Posted by: Hourglass PJ18 SEP 2013
“Apple-shaped” people — those with fat concentrated around the abdomen — have long been thought to be more at risk for conditions like heart disease and diabetes than the “pear-shaped” — those carrying weight more in the hips, buttocks and thighs.
But research published in The Journal of Clinical Endocrinology & Metabolism suggests that the protective benefits of a pear shape may be more myth than reality.
This study — conducted in 45 people with early metabolic syndrome and 30 healthy controls — found that fat stored in the buttock area, also known as gluteal adipose tissue, secretes abnormal levels of chemerin and omentin-1, proteins that can lead to inflammation and insulin resistance in individuals who have early metabolic syndrome.
Chemerin levels were raised and omentin-1 levels were decreased in both plasma and gluteal fat of subjects with metabolic syndrome compared with those in the control group.
The abnormal levels of these two proteins were independent of age, body mass index and waist circumference.
High chemerin levels correlated with markers of metabolic syndrome, including high blood pressure, elevated levels of C-reactive protein and triglycerides, insulin resistance, and low levels of HDL cholesterol. Low omentin-1 levels correlated with high levels of triglycerides and blood glucose and low levels of HDL cholesterol.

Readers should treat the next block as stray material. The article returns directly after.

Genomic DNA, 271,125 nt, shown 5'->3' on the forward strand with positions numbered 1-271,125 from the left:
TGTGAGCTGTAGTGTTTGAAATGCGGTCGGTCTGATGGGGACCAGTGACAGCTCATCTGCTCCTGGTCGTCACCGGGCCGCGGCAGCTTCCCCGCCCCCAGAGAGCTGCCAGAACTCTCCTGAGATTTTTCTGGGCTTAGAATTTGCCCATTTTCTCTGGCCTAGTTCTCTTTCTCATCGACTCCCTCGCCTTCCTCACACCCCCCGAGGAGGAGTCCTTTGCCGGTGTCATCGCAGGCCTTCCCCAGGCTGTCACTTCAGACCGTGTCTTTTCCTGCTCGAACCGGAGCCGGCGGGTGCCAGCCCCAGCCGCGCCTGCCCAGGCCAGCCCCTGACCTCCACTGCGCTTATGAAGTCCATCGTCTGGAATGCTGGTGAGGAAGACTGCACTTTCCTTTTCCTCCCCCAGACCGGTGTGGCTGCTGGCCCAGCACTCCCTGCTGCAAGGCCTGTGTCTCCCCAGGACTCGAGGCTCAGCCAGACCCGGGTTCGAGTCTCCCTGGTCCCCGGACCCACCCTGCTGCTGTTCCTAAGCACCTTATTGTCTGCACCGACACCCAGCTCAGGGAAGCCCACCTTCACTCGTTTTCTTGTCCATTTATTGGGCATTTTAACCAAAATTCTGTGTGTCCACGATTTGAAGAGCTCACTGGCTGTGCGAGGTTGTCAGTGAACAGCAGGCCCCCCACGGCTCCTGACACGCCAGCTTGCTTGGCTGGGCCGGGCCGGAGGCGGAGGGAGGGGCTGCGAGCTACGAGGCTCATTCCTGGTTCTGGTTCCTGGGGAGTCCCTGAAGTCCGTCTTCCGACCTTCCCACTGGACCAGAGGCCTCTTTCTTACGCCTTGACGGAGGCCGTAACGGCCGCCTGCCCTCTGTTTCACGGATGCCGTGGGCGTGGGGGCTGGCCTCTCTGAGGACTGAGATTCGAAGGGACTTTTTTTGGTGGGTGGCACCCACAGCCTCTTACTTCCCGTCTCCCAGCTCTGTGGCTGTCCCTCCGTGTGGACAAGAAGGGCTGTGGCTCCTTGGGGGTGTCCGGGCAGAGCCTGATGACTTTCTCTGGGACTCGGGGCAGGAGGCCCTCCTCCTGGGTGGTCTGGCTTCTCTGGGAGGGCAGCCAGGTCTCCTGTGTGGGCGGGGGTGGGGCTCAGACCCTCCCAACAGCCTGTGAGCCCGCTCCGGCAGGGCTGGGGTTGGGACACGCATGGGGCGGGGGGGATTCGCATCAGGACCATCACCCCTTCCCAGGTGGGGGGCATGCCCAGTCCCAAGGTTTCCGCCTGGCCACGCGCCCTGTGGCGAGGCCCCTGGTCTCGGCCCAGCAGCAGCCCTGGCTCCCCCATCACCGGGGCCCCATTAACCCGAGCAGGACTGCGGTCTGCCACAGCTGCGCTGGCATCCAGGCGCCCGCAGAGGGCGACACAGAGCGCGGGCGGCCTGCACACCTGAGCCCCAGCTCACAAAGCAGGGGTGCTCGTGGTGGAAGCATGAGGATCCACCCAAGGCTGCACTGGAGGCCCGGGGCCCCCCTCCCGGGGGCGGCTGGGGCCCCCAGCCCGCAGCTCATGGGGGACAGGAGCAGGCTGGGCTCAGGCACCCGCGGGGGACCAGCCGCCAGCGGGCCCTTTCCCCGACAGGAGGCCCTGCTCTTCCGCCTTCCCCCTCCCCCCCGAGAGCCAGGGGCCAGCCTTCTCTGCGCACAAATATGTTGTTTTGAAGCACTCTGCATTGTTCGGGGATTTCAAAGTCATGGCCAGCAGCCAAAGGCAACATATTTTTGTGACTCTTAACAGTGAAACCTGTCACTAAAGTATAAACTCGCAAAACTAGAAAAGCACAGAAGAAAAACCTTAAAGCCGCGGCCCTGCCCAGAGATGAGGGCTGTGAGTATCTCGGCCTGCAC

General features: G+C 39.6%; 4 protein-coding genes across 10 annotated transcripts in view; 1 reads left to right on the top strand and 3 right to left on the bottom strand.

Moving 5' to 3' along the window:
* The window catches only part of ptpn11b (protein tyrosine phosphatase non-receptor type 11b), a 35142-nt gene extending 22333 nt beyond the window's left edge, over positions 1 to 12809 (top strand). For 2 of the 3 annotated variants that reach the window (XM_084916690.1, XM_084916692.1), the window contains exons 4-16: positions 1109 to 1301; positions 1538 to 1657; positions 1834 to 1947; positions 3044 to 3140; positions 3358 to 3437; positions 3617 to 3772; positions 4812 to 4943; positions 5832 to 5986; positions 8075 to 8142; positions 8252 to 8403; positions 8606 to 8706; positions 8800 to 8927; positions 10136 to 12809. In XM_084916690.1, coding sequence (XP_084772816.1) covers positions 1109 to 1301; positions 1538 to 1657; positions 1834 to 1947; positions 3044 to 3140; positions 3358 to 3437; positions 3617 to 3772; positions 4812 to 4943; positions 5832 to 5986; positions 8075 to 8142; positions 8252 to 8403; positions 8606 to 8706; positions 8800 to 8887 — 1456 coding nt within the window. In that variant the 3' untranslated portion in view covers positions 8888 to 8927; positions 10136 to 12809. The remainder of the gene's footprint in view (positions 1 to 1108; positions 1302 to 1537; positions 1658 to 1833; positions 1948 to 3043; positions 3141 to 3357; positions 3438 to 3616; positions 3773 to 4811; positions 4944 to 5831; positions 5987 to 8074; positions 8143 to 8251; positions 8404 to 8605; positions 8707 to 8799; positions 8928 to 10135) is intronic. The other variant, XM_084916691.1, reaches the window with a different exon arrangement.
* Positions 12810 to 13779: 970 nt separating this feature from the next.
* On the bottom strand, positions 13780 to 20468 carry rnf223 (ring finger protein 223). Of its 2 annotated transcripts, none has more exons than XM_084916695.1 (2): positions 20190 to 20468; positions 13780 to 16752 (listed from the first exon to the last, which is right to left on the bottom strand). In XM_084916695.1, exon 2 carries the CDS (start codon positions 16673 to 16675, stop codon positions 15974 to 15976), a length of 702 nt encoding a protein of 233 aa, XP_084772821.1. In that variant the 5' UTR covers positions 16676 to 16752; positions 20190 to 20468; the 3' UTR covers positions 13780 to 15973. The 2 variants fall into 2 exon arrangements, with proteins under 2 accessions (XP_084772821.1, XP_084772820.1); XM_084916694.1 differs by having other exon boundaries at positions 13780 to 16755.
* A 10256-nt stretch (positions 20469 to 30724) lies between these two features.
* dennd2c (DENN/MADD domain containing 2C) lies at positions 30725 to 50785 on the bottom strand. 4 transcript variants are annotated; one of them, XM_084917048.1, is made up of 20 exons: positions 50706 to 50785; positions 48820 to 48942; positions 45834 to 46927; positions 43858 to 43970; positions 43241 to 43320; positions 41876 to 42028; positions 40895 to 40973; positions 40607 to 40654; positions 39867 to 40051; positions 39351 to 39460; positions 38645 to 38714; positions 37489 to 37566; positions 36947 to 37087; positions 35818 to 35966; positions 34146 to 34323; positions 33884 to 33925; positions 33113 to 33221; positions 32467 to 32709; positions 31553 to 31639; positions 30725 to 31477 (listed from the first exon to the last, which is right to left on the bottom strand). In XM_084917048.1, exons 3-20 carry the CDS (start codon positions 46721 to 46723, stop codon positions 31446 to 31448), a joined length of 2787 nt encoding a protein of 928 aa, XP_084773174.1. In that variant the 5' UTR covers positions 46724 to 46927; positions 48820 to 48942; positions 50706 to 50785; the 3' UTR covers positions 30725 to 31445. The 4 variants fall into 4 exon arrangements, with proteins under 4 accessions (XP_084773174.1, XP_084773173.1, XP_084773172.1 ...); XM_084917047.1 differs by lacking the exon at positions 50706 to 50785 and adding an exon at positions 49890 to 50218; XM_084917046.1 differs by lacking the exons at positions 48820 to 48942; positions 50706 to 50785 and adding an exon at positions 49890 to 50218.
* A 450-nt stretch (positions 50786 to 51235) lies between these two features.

Fat in the abdomen has long been considered the most detrimental to health, and gluteal fat in the lower body was thought to protect against diabetes, heart disease and metabolic syndrome. But this new research suggests that gluteal fat may not be as innocent as was once thought.
It also suggests that abnormal levels of chemerin and omentin-1 may be an early indicator with an ability to identify those at risk of developing metabolic syndrome. In addition, as a marker of inflammation and insulin resistance, high levels of chemerin could help to define “high risk” obesity states and cardiovascular disease.
Weight loss remains an important way to reduce the risk of metabolic syndrome and diabetes in all shapes of overweight and obese people. But weight loss also helps to reduce high levels of chemerin, which may provide part of the explanation as to why weight loss is linked with reduced risk of metabolic syndrome.